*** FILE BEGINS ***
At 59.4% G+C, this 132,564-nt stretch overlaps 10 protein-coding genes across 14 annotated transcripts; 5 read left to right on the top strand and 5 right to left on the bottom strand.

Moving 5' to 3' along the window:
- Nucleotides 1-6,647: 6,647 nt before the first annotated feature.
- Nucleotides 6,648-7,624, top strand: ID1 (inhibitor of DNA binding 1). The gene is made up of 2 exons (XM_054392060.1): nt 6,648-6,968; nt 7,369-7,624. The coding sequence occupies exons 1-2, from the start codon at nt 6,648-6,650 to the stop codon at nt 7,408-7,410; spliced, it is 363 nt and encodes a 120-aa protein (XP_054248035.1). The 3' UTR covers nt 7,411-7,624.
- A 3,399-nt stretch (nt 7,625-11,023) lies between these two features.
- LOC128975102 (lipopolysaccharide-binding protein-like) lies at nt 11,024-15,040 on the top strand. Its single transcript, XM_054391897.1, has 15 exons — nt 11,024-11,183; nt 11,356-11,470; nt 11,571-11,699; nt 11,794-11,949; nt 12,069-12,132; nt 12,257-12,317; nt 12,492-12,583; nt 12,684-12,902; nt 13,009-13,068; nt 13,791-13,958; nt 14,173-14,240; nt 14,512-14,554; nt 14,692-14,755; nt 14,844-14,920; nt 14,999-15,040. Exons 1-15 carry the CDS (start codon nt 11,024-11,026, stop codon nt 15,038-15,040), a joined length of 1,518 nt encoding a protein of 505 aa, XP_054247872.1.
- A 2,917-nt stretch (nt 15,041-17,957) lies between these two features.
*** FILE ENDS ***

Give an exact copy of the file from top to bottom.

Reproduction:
At 59.4% G+C, this 132,564-nt stretch overlaps 10 protein-coding genes across 14 annotated transcripts; 5 read left to right on the top strand and 5 right to left on the bottom strand.

Moving 5' to 3' along the window:
- Nucleotides 1-6,647: 6,647 nt before the first annotated feature.
- Nucleotides 6,648-7,624, top strand: ID1 (inhibitor of DNA binding 1). The gene is made up of 2 exons (XM_054392060.1): nt 6,648-6,968; nt 7,369-7,624. The coding sequence occupies exons 1-2, from the start codon at nt 6,648-6,650 to the stop codon at nt 7,408-7,410; spliced, it is 363 nt and encodes a 120-aa protein (XP_054248035.1). The 3' UTR covers nt 7,411-7,624.
- A 3,399-nt stretch (nt 7,625-11,023) lies between these two features.
- LOC128975102 (lipopolysaccharide-binding protein-like) lies at nt 11,024-15,040 on the top strand. Its single transcript, XM_054391897.1, has 15 exons — nt 11,024-11,183; nt 11,356-11,470; nt 11,571-11,699; nt 11,794-11,949; nt 12,069-12,132; nt 12,257-12,317; nt 12,492-12,583; nt 12,684-12,902; nt 13,009-13,068; nt 13,791-13,958; nt 14,173-14,240; nt 14,512-14,554; nt 14,692-14,755; nt 14,844-14,920; nt 14,999-15,040. Exons 1-15 carry the CDS (start codon nt 11,024-11,026, stop codon nt 15,038-15,040), a joined length of 1,518 nt encoding a protein of 505 aa, XP_054247872.1.
- A 2,917-nt stretch (nt 15,041-17,957) lies between these two features.